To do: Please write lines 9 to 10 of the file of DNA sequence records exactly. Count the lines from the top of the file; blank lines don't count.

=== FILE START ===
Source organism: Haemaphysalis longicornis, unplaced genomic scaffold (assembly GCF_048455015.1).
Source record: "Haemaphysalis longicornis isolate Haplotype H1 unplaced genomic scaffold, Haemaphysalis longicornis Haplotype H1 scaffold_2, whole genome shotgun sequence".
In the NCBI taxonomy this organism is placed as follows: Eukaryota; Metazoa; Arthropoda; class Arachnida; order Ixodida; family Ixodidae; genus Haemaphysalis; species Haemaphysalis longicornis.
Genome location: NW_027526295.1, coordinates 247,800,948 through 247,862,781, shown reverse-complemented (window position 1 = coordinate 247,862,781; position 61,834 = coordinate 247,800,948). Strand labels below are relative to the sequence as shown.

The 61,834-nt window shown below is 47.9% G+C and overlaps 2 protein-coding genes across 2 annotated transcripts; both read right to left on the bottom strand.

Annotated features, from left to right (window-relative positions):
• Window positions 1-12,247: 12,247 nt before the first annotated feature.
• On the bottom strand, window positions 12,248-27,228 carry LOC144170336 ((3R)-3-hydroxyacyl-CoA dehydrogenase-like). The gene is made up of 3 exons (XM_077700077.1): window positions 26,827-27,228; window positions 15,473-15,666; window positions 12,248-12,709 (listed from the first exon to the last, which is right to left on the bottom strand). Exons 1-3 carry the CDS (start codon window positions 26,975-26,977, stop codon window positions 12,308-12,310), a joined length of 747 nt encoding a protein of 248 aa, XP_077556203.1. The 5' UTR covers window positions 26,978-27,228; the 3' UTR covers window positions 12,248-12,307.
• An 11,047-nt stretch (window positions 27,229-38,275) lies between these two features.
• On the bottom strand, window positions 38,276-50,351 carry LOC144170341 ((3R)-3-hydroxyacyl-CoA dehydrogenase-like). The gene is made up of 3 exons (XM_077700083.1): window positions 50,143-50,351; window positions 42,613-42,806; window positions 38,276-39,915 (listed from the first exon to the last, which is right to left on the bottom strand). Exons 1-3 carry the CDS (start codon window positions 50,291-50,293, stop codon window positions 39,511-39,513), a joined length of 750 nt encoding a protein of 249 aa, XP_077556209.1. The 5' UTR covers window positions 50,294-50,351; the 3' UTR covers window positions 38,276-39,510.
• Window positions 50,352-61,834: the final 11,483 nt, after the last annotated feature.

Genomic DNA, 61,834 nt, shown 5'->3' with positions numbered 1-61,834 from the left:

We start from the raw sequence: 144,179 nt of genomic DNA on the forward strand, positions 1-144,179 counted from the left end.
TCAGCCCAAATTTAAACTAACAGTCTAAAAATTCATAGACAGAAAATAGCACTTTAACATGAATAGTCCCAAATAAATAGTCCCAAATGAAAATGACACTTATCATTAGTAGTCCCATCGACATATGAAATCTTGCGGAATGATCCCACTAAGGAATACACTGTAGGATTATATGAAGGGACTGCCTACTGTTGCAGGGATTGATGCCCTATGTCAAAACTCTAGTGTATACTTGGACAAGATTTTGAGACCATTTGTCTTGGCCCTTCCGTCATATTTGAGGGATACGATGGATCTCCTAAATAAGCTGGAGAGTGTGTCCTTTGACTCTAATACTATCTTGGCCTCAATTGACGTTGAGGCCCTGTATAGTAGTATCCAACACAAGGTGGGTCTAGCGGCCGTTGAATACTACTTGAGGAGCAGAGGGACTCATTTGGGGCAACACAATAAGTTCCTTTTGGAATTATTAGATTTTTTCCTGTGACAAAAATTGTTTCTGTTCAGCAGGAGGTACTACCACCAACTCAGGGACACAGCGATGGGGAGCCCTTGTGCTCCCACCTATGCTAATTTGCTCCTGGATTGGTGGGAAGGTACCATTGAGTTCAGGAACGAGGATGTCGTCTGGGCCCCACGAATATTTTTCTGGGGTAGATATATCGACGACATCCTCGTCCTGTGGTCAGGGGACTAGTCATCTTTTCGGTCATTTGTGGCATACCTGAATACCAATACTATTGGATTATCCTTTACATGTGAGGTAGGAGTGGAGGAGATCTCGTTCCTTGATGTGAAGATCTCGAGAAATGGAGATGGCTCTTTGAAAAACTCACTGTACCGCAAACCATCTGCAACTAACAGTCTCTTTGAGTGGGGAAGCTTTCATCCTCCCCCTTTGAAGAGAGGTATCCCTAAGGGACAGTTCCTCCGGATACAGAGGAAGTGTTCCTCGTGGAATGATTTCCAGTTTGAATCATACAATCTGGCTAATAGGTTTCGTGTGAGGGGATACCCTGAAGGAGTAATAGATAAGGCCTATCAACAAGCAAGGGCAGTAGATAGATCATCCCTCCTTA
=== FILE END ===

• An 11,047-nt stretch (window positions 27,229-38,275) lies between these two features.
• On the bottom strand, window positions 38,276-50,351 carry LOC144170341 ((3R)-3-hydroxyacyl-CoA dehydrogenase-like). The gene is made up of 3 exons (XM_077700083.1): window positions 50,143-50,351; window positions 42,613-42,806; window positions 38,276-39,915 (listed from the first exon to the last, which is right to left on the bottom strand). Exons 1-3 carry the CDS (start codon window positions 50,291-50,293, stop codon window positions 39,511-39,513), a joined length of 750 nt encoding a protein of 249 aa, XP_077556209.1. The 5' UTR covers window positions 50,294-50,351; the 3' UTR covers window positions 38,276-39,510.